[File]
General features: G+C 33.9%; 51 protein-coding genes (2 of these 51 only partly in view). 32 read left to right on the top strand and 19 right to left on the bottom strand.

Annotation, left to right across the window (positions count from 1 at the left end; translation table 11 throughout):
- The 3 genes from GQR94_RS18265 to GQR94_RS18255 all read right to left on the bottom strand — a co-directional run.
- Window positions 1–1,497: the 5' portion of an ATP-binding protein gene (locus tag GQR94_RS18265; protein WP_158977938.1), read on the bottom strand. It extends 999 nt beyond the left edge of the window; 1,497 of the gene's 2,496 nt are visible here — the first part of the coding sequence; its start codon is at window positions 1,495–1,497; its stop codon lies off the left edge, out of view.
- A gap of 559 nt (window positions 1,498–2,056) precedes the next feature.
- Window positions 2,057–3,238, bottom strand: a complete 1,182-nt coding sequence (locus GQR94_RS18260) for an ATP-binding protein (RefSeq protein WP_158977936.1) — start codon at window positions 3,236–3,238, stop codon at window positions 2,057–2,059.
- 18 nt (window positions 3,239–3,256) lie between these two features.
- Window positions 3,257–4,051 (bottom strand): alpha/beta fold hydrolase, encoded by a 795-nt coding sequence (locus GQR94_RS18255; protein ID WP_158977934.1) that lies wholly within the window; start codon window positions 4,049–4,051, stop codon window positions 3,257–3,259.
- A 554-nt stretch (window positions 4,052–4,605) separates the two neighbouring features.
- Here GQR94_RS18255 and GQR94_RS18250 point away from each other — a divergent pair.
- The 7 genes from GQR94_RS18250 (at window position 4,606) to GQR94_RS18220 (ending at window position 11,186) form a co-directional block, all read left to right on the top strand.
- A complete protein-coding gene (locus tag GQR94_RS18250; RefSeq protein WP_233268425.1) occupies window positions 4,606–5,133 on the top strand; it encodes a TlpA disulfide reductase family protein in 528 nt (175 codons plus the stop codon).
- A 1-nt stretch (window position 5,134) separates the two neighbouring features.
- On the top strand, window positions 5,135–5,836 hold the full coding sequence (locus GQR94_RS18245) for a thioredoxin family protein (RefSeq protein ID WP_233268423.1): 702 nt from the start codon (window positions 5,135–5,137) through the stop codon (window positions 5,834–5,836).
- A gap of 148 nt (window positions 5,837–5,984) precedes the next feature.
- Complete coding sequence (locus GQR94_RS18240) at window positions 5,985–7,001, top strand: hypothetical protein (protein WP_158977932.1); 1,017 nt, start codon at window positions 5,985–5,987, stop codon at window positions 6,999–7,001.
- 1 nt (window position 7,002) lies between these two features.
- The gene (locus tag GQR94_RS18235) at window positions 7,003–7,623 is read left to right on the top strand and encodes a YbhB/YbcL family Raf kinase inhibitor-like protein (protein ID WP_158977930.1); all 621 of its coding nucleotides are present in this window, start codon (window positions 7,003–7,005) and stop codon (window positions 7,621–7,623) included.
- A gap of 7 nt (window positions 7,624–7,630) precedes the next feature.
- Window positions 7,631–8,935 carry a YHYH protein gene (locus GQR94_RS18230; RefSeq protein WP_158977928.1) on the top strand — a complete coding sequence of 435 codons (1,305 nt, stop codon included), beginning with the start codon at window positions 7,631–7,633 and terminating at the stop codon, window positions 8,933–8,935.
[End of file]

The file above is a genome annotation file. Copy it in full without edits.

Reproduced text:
General features: G+C 33.9%; 51 protein-coding genes (2 of these 51 only partly in view). 32 read left to right on the top strand and 19 right to left on the bottom strand.

Annotation, left to right across the window (positions count from 1 at the left end; translation table 11 throughout):
- The 3 genes from GQR94_RS18265 to GQR94_RS18255 all read right to left on the bottom strand — a co-directional run.
- Window positions 1–1,497: the 5' portion of an ATP-binding protein gene (locus tag GQR94_RS18265; protein WP_158977938.1), read on the bottom strand. It extends 999 nt beyond the left edge of the window; 1,497 of the gene's 2,496 nt are visible here — the first part of the coding sequence; its start codon is at window positions 1,495–1,497; its stop codon lies off the left edge, out of view.
- A gap of 559 nt (window positions 1,498–2,056) precedes the next feature.
- Window positions 2,057–3,238, bottom strand: a complete 1,182-nt coding sequence (locus GQR94_RS18260) for an ATP-binding protein (RefSeq protein WP_158977936.1) — start codon at window positions 3,236–3,238, stop codon at window positions 2,057–2,059.
- 18 nt (window positions 3,239–3,256) lie between these two features.
- Window positions 3,257–4,051 (bottom strand): alpha/beta fold hydrolase, encoded by a 795-nt coding sequence (locus GQR94_RS18255; protein ID WP_158977934.1) that lies wholly within the window; start codon window positions 4,049–4,051, stop codon window positions 3,257–3,259.
- A 554-nt stretch (window positions 4,052–4,605) separates the two neighbouring features.
- Here GQR94_RS18255 and GQR94_RS18250 point away from each other — a divergent pair.
- The 7 genes from GQR94_RS18250 (at window position 4,606) to GQR94_RS18220 (ending at window position 11,186) form a co-directional block, all read left to right on the top strand.
- A complete protein-coding gene (locus tag GQR94_RS18250; RefSeq protein WP_233268425.1) occupies window positions 4,606–5,133 on the top strand; it encodes a TlpA disulfide reductase family protein in 528 nt (175 codons plus the stop codon).
- A 1-nt stretch (window position 5,134) separates the two neighbouring features.
- On the top strand, window positions 5,135–5,836 hold the full coding sequence (locus GQR94_RS18245) for a thioredoxin family protein (RefSeq protein ID WP_233268423.1): 702 nt from the start codon (window positions 5,135–5,137) through the stop codon (window positions 5,834–5,836).
- A gap of 148 nt (window positions 5,837–5,984) precedes the next feature.
- Complete coding sequence (locus GQR94_RS18240) at window positions 5,985–7,001, top strand: hypothetical protein (protein WP_158977932.1); 1,017 nt, start codon at window positions 5,985–5,987, stop codon at window positions 6,999–7,001.
- 1 nt (window position 7,002) lies between these two features.
- The gene (locus tag GQR94_RS18235) at window positions 7,003–7,623 is read left to right on the top strand and encodes a YbhB/YbcL family Raf kinase inhibitor-like protein (protein ID WP_158977930.1); all 621 of its coding nucleotides are present in this window, start codon (window positions 7,003–7,005) and stop codon (window positions 7,621–7,623) included.
- A gap of 7 nt (window positions 7,624–7,630) precedes the next feature.
- Window positions 7,631–8,935 carry a YHYH protein gene (locus GQR94_RS18230; RefSeq protein WP_158977928.1) on the top strand — a complete coding sequence of 435 codons (1,305 nt, stop codon included), beginning with the start codon at window positions 7,631–7,633 and terminating at the stop codon, window positions 8,933–8,935.